The dedication of the temple on the Pacific island of Tahiti was "a fulfillment of the dreams of thousands who have looked forward to this glorious day," said President Gordon B. Hinckley, who was then serving as second counselor in the First Presidency.
Over the course of three days, — exactly 35 years ago — from Oct. 27-29, 1983, President Hinckley dedicated the long-awaited temple with about 2,500 Latter-day Saints attending the sessions. Elder L. Tom Perry of the Quorum of the Twelve Apostles accompanied him on the trip.
The Papeete Tahiti Temple was the fifth temple dedicated in Polynesia, one of six temples dedicated that year and the 25th in operation at the time.
"I count it a great privilege to be here with you. It is a wonderful thing to come back to Tahiti. I don't know of a more beautiful place," President Hinckley said.
Twenty years before, he had dedicated a meetinghouse on Maupiti Island, north of Tahiti. Afterwards, as he was conducting a conference on Huahine Island, a telegram from a nurse named Claire Teihotaata arrived. A boat carrying members home from the meetinghouse dedication had hit a reef, and 18 people — 15 of them Church members — had drowned.
The conference was immediately canceled and Church leaders searched out a boat and food to make the 24-hour journey to the accident.
Claire survived the wreck by holding onto a pole for three hours. During that time, she prayed for rescue. She also prayed that God would show her the true Church so she could work for Him. Soon, Andre Manea, a fisherman, pulled her and eight others out of the sea.
President Hinckley arrived a day later and described the scene. "Everywhere people were crying. We walked up and down the streets, holding the children whose mothers had been killed, trying to comfort the fathers."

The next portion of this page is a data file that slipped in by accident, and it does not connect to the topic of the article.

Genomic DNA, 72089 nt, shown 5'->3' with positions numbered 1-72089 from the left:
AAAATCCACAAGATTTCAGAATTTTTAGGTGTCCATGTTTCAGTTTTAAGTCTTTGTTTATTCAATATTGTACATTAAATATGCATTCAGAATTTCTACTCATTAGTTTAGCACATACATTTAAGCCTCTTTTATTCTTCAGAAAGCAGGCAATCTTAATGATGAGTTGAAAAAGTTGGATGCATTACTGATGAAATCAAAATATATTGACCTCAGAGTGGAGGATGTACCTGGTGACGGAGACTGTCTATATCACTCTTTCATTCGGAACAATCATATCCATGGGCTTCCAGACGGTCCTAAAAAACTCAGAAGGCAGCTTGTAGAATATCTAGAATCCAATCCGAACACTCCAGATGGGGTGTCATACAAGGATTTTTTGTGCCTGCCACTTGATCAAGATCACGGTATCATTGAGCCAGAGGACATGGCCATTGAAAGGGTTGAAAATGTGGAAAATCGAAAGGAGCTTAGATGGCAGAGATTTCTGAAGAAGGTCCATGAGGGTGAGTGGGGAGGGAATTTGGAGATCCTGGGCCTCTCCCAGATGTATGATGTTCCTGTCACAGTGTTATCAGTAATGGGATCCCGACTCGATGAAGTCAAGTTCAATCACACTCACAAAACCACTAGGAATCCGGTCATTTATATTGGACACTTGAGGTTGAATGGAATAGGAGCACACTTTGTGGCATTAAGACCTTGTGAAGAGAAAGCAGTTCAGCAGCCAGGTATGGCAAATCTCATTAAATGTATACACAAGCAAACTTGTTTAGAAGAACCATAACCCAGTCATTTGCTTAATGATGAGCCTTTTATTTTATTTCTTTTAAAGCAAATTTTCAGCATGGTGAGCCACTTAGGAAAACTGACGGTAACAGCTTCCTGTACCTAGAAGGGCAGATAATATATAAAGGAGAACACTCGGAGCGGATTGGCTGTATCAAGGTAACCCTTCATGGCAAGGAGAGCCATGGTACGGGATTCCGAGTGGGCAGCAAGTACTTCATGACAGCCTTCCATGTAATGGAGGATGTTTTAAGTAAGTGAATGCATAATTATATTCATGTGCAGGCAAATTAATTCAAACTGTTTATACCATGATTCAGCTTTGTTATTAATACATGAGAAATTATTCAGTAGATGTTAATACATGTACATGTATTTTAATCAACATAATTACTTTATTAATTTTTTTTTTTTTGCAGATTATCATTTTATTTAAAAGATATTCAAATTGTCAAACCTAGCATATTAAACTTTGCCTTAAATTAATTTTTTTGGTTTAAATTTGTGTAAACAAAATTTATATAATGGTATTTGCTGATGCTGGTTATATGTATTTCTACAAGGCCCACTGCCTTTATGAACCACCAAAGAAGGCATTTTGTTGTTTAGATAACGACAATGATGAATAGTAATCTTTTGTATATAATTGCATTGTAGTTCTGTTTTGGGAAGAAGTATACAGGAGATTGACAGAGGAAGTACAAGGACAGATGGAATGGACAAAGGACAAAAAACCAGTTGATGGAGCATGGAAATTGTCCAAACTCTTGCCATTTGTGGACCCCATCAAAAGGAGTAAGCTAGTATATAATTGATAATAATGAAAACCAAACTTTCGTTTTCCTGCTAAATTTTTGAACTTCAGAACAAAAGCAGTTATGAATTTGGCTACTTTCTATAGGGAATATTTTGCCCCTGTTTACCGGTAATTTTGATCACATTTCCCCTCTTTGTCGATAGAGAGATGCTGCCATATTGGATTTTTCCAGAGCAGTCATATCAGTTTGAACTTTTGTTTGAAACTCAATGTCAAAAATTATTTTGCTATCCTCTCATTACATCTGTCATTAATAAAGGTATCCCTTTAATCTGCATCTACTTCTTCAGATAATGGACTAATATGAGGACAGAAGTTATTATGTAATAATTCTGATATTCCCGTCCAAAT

He met Claire, who was injured and emotionally distraught. After asking if she would like a blessing, then explaining what a blessing was, President Hinckley encouraged her to join the Church and serve the Lord.
Between dedicatory sessions of the Papeete Tahiti Temple, President Hinckley met Claire again. Shortly after receiving that blessing, Claire had joined the Church, believing it an answer to her prayer. She'd also married Manea, the fisherman who rescued her. He, too, had joined the Church and was serving as first counselor to President C. Jay Larson, president of the Papeete Tahiti Temple.
At the dedication of the temple, President Hinckley called it a "great crowning day of 140 years of dedicated service."
In 1843, the Prophet Joseph Smith called four men — Addison Pratt, Benjamin F. Grouard, Knowlton F. Hanks and Noah Rogers — to open a mission in Hawaii, then known as the Sandwich Islands. They were unable to find a ship going there after three months, so they boarded a ship called the Timoleon which was headed for Tahiti, then known as the Society Islands. Elder Hanks died of tuberculosis during that voyage and was buried at sea.
After 203 days at sea, the Timoleon stopped at Tubuai on April 30, 1844. The missionaries received such a warm welcome from the islanders that Elder Pratt decided to stay there while Elder Grouard and Elder Rogers went on to Tahiti.
Other missionaries to the Church's first foreign language mission soon followed, and some of their descendants attended the Papeete Tahiti Temple dedication in 1983.
Elder Perry's wife, Sister Barbara D. Perry, is a descendant of Thomas William Whitaker, a missionary who served in Tahiti in 1850. She accompanied Elder Perry to the original dedication of the Tahiti temple.
Twenty-three years later, Elder Perry returned to Tahiti in 2006 for the rededication of the temple. At the rededication, he expressed love for the country.
"The people are just wonderful," he told the Church News. "There are not a friendlier people in all the earth than the people here in Tahiti. The ones that came (to the rededication) came reverently this morning. I think it was a very spiritual experience for all of them."